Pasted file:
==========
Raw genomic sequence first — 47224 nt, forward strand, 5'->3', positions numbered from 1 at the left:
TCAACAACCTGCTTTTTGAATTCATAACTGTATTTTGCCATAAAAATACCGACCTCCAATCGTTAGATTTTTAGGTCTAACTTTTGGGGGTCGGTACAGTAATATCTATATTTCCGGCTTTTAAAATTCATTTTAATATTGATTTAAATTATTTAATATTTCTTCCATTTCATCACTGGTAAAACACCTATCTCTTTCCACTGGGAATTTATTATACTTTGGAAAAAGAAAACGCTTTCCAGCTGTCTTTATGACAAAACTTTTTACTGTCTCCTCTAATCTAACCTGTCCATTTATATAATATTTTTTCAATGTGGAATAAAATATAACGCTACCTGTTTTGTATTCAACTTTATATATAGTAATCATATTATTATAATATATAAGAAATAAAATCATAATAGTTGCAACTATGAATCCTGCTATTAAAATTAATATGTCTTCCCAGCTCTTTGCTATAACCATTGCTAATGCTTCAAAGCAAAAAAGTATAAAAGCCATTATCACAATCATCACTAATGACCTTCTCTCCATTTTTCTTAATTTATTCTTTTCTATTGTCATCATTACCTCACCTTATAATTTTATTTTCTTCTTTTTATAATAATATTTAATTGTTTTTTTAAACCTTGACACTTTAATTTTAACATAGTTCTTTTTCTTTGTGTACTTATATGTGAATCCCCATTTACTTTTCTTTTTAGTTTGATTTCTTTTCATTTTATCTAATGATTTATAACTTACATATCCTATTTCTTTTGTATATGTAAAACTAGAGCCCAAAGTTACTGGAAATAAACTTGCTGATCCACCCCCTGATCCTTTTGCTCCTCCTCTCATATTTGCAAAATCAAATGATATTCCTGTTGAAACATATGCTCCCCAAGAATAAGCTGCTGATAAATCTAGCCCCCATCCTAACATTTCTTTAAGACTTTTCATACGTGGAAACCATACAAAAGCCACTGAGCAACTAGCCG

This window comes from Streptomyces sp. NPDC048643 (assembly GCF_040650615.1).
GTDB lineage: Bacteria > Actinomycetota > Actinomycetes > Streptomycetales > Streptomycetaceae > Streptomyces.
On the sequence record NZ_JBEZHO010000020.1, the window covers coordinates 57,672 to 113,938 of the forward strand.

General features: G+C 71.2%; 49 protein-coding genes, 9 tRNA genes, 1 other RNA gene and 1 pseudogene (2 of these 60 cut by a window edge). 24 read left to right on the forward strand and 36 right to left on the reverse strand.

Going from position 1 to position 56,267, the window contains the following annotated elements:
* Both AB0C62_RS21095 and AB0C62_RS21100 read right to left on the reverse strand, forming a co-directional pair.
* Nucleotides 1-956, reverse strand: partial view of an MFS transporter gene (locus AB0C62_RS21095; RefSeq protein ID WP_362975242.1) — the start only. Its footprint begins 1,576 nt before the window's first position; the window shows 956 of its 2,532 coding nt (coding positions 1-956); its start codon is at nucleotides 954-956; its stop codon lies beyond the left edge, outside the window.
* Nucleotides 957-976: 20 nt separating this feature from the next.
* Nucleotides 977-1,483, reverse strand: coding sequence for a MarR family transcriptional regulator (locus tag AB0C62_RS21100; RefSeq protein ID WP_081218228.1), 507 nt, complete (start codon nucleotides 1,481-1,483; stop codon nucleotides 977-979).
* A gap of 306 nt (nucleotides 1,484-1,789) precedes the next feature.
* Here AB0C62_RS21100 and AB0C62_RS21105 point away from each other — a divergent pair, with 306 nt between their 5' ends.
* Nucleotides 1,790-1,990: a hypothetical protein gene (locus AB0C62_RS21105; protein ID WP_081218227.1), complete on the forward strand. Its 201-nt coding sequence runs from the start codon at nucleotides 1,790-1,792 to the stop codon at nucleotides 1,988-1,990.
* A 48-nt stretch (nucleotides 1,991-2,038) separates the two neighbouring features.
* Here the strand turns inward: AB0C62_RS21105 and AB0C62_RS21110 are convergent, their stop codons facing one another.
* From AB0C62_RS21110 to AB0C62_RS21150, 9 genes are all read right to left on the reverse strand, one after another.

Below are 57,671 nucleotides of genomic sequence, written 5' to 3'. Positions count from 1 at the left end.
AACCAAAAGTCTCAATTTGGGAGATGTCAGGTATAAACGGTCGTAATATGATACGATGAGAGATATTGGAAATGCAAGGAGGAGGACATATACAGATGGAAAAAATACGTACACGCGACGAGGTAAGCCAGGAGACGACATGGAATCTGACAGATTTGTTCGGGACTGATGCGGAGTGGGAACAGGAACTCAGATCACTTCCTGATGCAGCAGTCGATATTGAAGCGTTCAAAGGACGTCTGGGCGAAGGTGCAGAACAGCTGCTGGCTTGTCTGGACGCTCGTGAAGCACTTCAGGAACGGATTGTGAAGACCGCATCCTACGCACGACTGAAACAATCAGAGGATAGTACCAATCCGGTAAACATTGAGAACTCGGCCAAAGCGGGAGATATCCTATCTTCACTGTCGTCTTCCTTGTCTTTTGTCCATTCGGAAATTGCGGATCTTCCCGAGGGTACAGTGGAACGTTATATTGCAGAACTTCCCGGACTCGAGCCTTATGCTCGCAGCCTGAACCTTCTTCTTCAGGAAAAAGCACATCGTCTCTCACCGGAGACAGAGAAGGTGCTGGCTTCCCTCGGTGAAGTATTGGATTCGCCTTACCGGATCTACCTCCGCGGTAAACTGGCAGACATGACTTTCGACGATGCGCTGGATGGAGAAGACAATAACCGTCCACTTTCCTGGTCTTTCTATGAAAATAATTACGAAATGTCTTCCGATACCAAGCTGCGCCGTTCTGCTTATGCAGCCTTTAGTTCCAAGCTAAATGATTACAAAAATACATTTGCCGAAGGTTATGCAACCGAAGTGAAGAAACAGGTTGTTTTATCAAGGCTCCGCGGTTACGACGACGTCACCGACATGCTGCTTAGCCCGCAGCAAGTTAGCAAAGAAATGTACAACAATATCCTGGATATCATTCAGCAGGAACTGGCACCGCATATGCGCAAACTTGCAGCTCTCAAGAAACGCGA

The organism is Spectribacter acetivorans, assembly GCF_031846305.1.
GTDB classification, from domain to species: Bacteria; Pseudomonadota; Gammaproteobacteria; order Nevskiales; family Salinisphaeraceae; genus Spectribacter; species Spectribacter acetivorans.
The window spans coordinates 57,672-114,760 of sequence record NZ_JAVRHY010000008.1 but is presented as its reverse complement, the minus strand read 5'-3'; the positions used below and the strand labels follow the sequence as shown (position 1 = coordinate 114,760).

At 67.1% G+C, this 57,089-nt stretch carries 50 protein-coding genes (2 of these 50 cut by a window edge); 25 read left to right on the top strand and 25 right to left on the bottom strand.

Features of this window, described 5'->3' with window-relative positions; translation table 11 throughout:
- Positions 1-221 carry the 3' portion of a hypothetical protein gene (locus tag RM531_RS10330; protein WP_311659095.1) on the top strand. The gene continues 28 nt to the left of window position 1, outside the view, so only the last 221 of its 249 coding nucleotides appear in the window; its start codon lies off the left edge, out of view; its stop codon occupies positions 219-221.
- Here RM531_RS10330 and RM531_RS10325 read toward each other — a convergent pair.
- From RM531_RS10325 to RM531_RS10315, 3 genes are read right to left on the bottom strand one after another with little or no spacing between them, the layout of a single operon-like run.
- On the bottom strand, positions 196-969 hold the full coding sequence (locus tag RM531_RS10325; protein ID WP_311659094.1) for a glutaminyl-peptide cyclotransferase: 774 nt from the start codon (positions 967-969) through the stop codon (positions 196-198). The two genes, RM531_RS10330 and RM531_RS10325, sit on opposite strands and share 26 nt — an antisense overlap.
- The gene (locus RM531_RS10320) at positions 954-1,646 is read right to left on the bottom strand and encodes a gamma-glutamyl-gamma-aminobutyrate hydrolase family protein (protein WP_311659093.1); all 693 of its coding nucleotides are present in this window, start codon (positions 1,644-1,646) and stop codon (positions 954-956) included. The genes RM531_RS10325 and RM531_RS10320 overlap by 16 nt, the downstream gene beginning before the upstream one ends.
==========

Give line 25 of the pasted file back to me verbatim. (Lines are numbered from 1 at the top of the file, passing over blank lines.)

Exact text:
- Positions 1-221 carry the 3' portion of a hypothetical protein gene (locus tag RM531_RS10330; protein WP_311659095.1) on the top strand. The gene continues 28 nt to the left of window position 1, outside the view, so only the last 221 of its 249 coding nucleotides appear in the window; its start codon lies off the left edge, out of view; its stop codon occupies positions 219-221.